But I'm not the only one complaining.   The NorthEast has been told that the whole region will receive half as much vaccine as expected.    Civic leaders have described this as "a disgrace" (K.McGuinness, Northumbria Police and Crime Commissioner), "an outrage" (Nick Forbes, Leader, Newcastle City Council), "I'm furious" (Gannon, Leader, Gateshead Council).   More calmly, Ian Lavery, MP for Wansbeck, said: "It seems somewhat counterintuitive to essentially punish the region for being more efficient than other regions in dealing out the vaccine so far. Instead of slowing us down here in the North East and in Yorkshire it would be better to learn from what has made the vaccine rollout so successful here and try and replicate that in other areas across the country."  A point that I wish I had made more clearly before.  

In my own town, the clinic today received it's first supply  for two weeks, 400 doses which will go to housebound vulnerable people.  It hopes - that is all they can say - for another 800 next Thursday.  All vaccination has ceased, until next Friday, which will use up all that is available, so the weekend clinics are cancelled too.

Meanwhile Matt Hancock has said that "Some areas of the country are starting to vaccinate over 70s and clincially extremely vulnerable people."    How  ill-informed is our Minister for Health, when in the North East and West, we were vaccinating those  groups two weeeks ago, thanks to the enterprise and hard work of our NHS employees.  Hancock told the Commons that while the north-east and Yorkshire region “have gone really fast early on” that “we have to make sure that the vaccination programme is fair everywhere so that everyone in the top four groups can receive that offer of a vaccine by the 15 February”.   We may note his reasons for this rationing are as much to do with fulfilling a  political promise as 'fairness'.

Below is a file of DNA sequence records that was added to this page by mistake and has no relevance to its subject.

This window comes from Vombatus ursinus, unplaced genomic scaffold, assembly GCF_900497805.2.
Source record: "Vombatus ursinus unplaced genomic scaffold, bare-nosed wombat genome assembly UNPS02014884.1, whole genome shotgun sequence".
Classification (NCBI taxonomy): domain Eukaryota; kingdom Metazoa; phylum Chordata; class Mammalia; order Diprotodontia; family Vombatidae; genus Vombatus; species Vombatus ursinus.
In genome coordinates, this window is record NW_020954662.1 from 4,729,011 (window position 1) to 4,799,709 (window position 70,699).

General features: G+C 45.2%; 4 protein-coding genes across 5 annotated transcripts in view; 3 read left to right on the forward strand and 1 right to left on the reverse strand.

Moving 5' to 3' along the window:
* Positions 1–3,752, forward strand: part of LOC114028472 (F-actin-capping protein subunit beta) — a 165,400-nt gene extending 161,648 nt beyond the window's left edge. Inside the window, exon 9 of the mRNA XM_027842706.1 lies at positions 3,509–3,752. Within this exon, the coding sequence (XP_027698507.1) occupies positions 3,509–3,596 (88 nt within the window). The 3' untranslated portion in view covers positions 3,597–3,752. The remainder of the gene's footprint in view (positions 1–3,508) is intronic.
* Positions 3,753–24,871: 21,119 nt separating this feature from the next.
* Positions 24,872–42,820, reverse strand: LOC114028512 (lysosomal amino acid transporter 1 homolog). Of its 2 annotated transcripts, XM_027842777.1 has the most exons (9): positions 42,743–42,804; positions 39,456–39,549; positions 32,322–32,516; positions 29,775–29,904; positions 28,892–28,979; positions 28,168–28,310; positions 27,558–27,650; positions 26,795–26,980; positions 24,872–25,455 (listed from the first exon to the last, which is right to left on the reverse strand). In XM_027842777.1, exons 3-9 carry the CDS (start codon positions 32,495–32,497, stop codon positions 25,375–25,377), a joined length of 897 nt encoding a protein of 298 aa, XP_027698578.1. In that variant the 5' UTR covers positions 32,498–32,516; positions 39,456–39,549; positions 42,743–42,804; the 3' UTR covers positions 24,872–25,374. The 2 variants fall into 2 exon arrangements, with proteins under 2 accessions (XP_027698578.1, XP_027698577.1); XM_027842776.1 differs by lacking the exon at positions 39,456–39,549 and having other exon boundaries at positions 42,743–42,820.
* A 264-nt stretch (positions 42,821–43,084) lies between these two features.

John

 

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6 hours ago, little jim said:

Hey!! I'm doing everything right!

Thanks Pete!

LJ,  its not the result of nicotine. Possibly lithium in the smoke. https://clinicaltrials.gov/ct2/show/NCT04273932#contacts

Peter

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3 hours ago, john.r.davies said:

"Levelling up", or down?

A while ago here, I told of the failure of the Gov to supply my local project with vaccine, so that despite its early and impressive success in vaccinating 80% of the over 80s and 'vulnerable' in the area, the clinics had to close down completely.      I was scolded by Suzeanne for a selfish attitude, when my wish was not to deprive others of the vaccine, but to enable all to continue to the best of the NHS's ability.      It has always had a limited budget, and now has a limited supply of vaccine - the NHS has always been about rationed healthcare.